Although crying is often associated with an emotionally difficult event, crying actually has physical, psychological, and social benefits.
"Crying can help manage emotional stress and strengthen relationships by providing healthy and safe responses to healthy outcomes or situations," said Michael Chen, M.D., physician and district doctor at One Medical. "Crying can improve mood by improving sleep, reducing inflammation, and strengthening the immune system."
In addition, research has shown that crying releases certain hormones such as oxytocin and endorphins in the body that help relieve physical and psychological pain while reducing other stress-related hormones such as adrenocorticotropic hormone (ACTH).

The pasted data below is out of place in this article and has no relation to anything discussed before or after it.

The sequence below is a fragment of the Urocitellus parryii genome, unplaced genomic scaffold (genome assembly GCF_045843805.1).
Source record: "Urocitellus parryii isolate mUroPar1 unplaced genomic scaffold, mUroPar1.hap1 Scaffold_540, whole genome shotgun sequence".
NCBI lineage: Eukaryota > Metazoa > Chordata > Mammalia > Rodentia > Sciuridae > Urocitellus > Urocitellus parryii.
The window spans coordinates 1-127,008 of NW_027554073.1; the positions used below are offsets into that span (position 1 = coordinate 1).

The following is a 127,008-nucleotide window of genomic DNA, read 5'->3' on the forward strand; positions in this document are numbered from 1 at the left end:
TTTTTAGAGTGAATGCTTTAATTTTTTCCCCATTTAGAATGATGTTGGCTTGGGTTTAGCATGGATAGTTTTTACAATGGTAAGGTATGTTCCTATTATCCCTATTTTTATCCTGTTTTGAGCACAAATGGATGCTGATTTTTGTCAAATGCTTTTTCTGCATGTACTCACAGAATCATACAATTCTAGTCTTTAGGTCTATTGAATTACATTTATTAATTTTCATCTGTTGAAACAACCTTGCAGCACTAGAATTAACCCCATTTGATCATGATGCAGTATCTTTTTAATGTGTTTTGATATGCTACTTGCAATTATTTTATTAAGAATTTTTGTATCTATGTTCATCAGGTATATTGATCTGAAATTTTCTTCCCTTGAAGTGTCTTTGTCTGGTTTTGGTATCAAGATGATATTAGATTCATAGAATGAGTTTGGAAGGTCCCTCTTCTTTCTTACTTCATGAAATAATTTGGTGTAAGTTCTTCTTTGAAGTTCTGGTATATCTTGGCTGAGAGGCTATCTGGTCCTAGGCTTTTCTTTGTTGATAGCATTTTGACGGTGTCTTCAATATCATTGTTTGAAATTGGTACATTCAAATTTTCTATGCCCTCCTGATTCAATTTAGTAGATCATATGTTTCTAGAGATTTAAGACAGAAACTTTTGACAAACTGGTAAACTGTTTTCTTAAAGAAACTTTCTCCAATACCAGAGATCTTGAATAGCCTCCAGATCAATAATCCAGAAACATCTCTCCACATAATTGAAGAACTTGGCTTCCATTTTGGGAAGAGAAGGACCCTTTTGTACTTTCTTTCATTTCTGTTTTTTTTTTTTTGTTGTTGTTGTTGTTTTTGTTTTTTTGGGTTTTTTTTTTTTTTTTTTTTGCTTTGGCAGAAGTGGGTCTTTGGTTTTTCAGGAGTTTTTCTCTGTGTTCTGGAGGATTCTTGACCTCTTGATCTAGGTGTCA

"The first thing a child does when they come into the world is cry, and it's a good thing," Mary Joye, LMHC, told mbg. "Babies have this innate reflex to ensure that their immediate needs are attended to. They have no other vocabulary than crying, and if no one comes they can develop learned helplessness."
According to Joye, if the baby stops crying, it may sound like it is calming itself down, but it may give up hope. This is one of several main reasons the inability to cry can lead into adulthood and cause emotional distress.
"We tend to find that holding back your emotions and limiting your ability to cry can lead to negative outcomes such as chronic depression, anxiety, and difficult relationships," added Chen.